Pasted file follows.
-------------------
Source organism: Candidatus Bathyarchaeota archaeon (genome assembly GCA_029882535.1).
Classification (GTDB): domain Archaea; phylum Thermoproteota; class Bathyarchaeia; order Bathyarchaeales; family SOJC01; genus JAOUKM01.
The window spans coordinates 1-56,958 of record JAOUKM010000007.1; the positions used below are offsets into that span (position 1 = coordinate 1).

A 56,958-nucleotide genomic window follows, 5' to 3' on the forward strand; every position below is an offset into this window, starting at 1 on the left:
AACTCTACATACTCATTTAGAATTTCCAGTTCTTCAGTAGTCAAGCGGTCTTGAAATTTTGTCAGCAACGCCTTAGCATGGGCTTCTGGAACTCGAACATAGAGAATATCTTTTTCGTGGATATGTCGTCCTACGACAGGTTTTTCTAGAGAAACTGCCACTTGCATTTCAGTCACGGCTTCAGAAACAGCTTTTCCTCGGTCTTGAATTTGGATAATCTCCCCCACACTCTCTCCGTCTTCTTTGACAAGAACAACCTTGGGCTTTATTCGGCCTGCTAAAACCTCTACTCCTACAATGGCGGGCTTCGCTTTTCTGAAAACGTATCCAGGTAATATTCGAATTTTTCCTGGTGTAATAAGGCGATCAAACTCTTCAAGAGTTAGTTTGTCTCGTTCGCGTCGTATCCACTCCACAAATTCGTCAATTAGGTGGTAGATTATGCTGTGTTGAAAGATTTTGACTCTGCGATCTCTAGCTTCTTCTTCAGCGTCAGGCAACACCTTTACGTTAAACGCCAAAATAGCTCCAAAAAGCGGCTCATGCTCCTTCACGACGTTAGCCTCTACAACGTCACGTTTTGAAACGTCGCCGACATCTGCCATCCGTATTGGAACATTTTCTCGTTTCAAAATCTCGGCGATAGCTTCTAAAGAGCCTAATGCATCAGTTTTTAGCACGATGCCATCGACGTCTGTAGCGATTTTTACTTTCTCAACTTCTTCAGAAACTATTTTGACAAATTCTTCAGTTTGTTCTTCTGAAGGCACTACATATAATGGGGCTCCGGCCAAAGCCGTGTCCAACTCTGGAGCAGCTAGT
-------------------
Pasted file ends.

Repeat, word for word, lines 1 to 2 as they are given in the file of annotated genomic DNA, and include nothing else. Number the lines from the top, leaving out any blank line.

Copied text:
Source organism: Candidatus Bathyarchaeota archaeon (genome assembly GCA_029882535.1).
Classification (GTDB): domain Archaea; phylum Thermoproteota; class Bathyarchaeia; order Bathyarchaeales; family SOJC01; genus JAOUKM01.